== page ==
MReport August 2019

TheMReport — News and strategies for the evolving mortgage marketplace.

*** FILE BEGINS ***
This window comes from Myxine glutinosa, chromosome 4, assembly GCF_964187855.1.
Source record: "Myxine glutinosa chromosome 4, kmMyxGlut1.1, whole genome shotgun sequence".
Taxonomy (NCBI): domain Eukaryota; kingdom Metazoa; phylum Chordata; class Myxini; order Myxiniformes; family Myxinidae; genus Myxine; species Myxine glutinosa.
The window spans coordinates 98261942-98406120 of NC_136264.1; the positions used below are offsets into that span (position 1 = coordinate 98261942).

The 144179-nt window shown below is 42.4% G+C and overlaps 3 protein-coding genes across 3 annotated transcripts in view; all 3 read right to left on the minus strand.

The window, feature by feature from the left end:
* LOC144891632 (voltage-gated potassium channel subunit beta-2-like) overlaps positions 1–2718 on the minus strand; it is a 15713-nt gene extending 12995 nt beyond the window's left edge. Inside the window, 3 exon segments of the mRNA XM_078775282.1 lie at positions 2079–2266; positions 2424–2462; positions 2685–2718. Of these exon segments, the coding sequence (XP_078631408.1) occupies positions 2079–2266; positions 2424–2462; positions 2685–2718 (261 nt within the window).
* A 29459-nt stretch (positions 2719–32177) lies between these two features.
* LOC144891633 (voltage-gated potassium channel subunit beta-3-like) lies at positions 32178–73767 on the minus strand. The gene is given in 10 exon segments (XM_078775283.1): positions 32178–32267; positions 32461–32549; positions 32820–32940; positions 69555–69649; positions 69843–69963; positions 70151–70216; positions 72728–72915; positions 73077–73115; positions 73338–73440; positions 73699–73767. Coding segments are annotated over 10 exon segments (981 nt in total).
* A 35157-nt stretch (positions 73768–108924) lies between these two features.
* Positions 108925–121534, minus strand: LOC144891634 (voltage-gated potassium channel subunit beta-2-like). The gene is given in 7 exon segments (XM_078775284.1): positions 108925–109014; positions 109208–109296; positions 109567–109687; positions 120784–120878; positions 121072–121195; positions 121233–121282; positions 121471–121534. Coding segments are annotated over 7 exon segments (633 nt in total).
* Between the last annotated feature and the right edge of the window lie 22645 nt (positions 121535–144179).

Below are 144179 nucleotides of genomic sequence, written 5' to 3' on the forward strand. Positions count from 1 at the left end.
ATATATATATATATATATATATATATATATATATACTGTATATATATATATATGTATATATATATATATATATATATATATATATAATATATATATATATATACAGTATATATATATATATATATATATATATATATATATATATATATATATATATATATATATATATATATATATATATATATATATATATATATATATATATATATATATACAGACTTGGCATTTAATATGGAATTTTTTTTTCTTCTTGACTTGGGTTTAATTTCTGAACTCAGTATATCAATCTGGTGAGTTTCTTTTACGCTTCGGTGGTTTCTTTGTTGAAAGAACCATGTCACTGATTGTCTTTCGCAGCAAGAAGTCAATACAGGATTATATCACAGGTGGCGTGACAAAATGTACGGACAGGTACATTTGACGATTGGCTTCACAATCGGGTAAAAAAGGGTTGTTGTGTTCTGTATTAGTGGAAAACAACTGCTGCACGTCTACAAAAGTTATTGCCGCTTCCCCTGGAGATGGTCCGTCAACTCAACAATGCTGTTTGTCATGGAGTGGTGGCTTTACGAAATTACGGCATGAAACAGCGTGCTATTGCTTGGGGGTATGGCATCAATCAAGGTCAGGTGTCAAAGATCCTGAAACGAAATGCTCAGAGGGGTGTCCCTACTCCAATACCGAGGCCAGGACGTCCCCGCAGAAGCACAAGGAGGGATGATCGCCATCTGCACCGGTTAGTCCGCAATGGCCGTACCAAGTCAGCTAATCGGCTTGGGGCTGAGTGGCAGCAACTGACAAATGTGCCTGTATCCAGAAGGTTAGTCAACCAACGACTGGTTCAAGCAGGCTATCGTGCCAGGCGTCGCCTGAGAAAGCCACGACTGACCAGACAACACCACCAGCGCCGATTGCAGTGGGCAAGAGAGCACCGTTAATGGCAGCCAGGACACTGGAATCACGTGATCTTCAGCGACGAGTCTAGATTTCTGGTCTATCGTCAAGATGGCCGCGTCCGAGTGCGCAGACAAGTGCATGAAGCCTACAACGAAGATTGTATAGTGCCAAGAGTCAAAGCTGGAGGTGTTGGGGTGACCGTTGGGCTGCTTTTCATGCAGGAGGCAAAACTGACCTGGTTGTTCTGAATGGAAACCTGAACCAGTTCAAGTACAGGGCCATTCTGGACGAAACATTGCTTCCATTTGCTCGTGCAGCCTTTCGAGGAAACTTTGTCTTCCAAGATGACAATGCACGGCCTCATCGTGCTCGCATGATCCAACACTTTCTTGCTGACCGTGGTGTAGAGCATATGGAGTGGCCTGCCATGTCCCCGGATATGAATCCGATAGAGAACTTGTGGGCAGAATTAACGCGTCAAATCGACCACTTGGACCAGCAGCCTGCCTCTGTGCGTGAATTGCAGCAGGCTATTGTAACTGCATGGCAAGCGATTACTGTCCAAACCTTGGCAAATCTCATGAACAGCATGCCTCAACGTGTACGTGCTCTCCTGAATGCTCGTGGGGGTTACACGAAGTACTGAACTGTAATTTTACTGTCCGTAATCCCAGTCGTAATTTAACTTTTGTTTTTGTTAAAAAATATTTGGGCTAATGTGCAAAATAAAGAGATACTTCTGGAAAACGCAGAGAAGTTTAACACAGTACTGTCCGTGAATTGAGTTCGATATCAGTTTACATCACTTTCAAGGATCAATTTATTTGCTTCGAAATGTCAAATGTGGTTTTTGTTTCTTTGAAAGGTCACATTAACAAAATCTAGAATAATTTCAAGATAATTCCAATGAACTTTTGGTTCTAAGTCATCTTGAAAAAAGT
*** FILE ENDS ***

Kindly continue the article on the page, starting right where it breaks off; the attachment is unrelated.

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34 | TH E M R EP O RT FEATURE The Edge of Innovation As the lending process gets more automated, how can mortgage professionals adapt to a more tech-savvy industry? Here's what some experts had to say. By Radhika Ojha F rom artificial intelligence (AI) to machine learn- ing (ML), the mortgage industry is going digital as lenders look at automating the mortgage process to make it faster and more cost-effective. In fact, when asked about their views on these two technologies by Fannie Mae, 63% of lenders said that they were familiar with these tech- nologies but only 27% had used or tried these tools in their busi- ness. Additionally, nearly 58% said they planned to adopt some AI solutions within two years. But the rate of adoption may be faster than we think. Quick Adoption L enders are quickly realizing the benefits of AI and similar technologies in increasing their efficiencies and streamlining processes. This is especially im- portant in an environment where production costs have risen 80% over the past five years (from just over $5,000 per loan in 2012 to close to $9,000 per loan in 2018). "With interest rates putting downward pressure on volumes and squeezing margins, in addition to ongoing compliance concerns, many are struggling with profit- ability. As a result, we will con- tinue to see more lenders looking toward automation to increase ef- ficiency and lower expenses," said John Vella, Chief Revenue Officer at Altisource. "The lenders that don't make it a priority to keep pace with the adoption of machine learning and other innovations may struggle because ultimately, emerging technologies will reshape the mortgage landscape." Customer service is another reason that has more lenders looking at machine learning for help. According to Terrell Cassada, CIO, LoanLogics, new regtech solutions are helping make the front-end look better by lever- aging information collection from borrowers and using machine learning to classify documenta- tion and enable enhanced data extraction. However, he also pointed out that many lenders were not le- veraging technology the way they should to meet this end. "They're still using their staff to review loan files manually for accuracy and completeness," Cassada said. "When they find inconsistencies in the data—and they always do— they have to go back to the bor- rower to sort things out. That's not fast nor simple, and it doesn't help lenders lower their costs, either." "Few people have sufficient knowledge to know how to leverage them successfully," Josh Friend, Founder & CEO, Insellerate, told MReport. "I have seen some lenders using predic- tive analytics to find new business opportunities, but having enough data to use these tools effectively and the ability to track the full lifecycle of a borrower is some- thing most lenders seem to lack." Despite these hiccups, the adoption of AI has been quick and is already reshaping the mortgage business. Today, lend- ers are leveraging these tech- nologies to import and scan loan documents and uncover common compliance issues and critical defects in their files. This, in turn, is speeding up origination timelines and lowering costs. "Assuming lenders are working with a trusted partner, these tools can be seamlessly integrated into their loan origination systems and other platforms to accelerate their data and document workflow processes. Over the long term, the lenders that are most effective at applying emerging technologies to streamline their most costly pro- cesses will come out ahead," said Sam Kharidi, Director of Product Management for MTS Software Solutions, Inc. Friend agreed. "AI will have a very real impact on the mortgage industry when it comes to the cost of producing a loan," he said. Advantage: AI D iscussing the benefits of AI within the mortgage process, Friend said, "It will lower cus- tomer acquisition costs by helping lenders engage with prospects, current borrowers, and past clients in more intelligent ways. By leveraging AI tools, lenders will also be able to know when to contact someone for a new loan opportunity, which will help them increase conversion rates." Additionally, these tools can also help lenders determine the best way to communicate with borrowers, whether through text, web chat, voice, or email, or any combination of these. According to Vella, one of the biggest ques- tions faced by lenders today is balancing a high-tech high-touch environment. "We're in a period of major disruption in terms of consumer expectations, and the need to adapt to an increasingly tech- savvy mortgage borrower will be an ongoing battle. It's a critical battle, too," he said. "Clearly, le- veraging technology to respond to borrowers as soon as they show interest in a mortgage or refinance is critical, along with letting bor- rowers determine how they want to communicate, whether by text, email, or phone."

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